you wouldn't download a sigma virus

caveat emptor: I’m not a rom hacker, I don’t distribute pirated shit, and I have no idea what I’m talking about

I’m doing my millionth replay of the original Mega Man X trilogy. (halfway through 2 at the moment, thanks for asking, I wish I ever remembered powerup locations and proper sequencing in the latter games as well as I do in X1)

these games, even the first one, pushed the SNES to its limits, and the seams show. there’s slowdown on every level if more than two or three enemies are on screen. entire levels—underwater sequences, or anything with full-screen effects like X2’s weather weirdness on Wire Sponge’s stage—drag and struggle to maintain playable framerates. this wasn’t uncommon on the SNES—and to be clear, the amount of times I’ve still beaten these games demonstrates that they still function fine in spite of the limitations.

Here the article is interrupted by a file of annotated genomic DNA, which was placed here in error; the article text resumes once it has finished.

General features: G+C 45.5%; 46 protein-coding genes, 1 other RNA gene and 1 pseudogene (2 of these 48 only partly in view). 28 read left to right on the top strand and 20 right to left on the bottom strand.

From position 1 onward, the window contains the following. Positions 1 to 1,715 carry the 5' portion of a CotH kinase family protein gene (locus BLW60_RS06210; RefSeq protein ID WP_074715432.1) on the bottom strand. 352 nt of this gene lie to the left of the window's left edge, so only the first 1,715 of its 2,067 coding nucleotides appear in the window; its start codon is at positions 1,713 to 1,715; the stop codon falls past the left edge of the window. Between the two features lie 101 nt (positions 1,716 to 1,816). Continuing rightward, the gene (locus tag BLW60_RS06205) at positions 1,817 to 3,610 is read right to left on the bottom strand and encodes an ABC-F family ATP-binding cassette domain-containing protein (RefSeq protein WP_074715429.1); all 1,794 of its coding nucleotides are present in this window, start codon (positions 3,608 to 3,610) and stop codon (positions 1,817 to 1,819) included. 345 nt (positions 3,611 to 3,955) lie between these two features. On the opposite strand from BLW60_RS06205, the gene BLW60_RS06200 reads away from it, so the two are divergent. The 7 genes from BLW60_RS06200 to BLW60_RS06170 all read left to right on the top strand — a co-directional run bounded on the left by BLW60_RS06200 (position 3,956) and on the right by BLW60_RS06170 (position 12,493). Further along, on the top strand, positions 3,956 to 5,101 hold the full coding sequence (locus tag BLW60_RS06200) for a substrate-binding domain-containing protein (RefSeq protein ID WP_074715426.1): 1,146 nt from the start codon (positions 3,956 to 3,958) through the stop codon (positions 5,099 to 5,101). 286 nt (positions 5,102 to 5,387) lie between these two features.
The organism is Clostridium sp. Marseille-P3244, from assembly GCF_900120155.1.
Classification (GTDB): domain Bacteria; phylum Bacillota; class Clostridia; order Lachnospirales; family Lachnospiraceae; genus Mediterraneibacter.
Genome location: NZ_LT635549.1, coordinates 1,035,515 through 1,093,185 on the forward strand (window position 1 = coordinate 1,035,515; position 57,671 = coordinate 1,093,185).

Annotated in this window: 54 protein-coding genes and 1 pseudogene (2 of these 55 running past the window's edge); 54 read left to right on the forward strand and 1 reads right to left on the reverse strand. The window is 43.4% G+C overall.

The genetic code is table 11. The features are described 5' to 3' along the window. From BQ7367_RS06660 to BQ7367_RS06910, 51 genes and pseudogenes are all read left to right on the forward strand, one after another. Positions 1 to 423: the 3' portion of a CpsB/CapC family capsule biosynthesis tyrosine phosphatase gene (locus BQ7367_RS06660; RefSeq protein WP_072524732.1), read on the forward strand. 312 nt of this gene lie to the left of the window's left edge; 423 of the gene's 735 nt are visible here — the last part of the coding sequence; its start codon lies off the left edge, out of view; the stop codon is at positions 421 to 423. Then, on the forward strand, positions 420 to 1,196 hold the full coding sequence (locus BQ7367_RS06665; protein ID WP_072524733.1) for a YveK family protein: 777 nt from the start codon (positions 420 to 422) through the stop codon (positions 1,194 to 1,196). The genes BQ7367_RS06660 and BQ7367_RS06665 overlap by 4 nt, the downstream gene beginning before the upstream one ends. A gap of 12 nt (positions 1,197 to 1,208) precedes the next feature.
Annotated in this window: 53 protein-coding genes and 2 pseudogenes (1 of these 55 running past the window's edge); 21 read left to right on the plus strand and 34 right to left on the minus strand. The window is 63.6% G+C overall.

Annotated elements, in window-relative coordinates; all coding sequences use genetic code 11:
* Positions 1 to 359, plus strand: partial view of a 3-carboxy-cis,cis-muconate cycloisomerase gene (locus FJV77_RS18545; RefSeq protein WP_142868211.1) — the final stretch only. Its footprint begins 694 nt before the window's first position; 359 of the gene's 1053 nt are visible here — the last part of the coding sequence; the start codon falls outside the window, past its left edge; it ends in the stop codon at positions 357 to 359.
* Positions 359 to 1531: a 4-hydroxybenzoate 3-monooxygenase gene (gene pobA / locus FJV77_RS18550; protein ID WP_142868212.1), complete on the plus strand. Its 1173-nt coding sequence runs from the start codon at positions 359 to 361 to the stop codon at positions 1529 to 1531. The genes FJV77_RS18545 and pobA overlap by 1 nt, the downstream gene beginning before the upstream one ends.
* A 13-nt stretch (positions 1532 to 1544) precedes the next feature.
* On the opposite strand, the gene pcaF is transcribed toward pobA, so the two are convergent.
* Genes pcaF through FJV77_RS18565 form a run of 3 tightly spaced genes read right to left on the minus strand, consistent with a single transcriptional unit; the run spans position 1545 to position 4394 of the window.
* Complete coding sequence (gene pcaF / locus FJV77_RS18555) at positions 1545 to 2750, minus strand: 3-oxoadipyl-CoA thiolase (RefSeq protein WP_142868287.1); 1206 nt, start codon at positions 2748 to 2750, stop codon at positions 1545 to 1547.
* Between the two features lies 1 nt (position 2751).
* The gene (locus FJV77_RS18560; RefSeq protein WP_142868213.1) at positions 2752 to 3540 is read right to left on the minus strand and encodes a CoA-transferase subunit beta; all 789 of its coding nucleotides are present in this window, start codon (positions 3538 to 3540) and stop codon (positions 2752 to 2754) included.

but for this most recent playthrough, I’m using SA1/fastROM versions of every game, plus enhanced romhacks for X2 and X3.

Vitor Vilela, who runs a whole github project on patching fastROM support into SNES games, summarizes its advantage thusly (emphasis mine):

Project FastROM aims into optimizing the SNES games originally designed to run under SlowROM (2.68 MHz) to FastROM (3.58 MHz). FastROM allows the SNES CPU read data and opcodes from the ROM 33.58% faster compared to SlowROM.

Depending on the game, FastROM will make the game run about 10%-33% faster compared to the original SlowROM version. This depends on how frequent the game accesses the ROM chip, since the other componenets such as WRAM @ 2.68 MHz, PPU @ 3.58 MHz, DMA @ 2.68 MHz and SRAM @ 2.68 MHz will stay at the same speed.

this is basically an emulated version of chips like SA1 or SuperFX, which were used by certain higher-end games for improved performance. add-on chips for game cartridges were a thing through the whole 16-bit era, up to and including Sega’s more explicit peripheral versions like the 32X or the Sonic & Knuckles cart.

fastROM doesn’t seem to require extensive hacking of the game’s logic — by comparison, Vilela’s widescreen Super Mario World project changes the game to use the SA1 chip, but required attendant code changes to run properly. Vilela also works on patching SA1 support into SNES games, but for this reason among others, it’s less reliable than fastROM. (X1, at least, does have SA1 support.)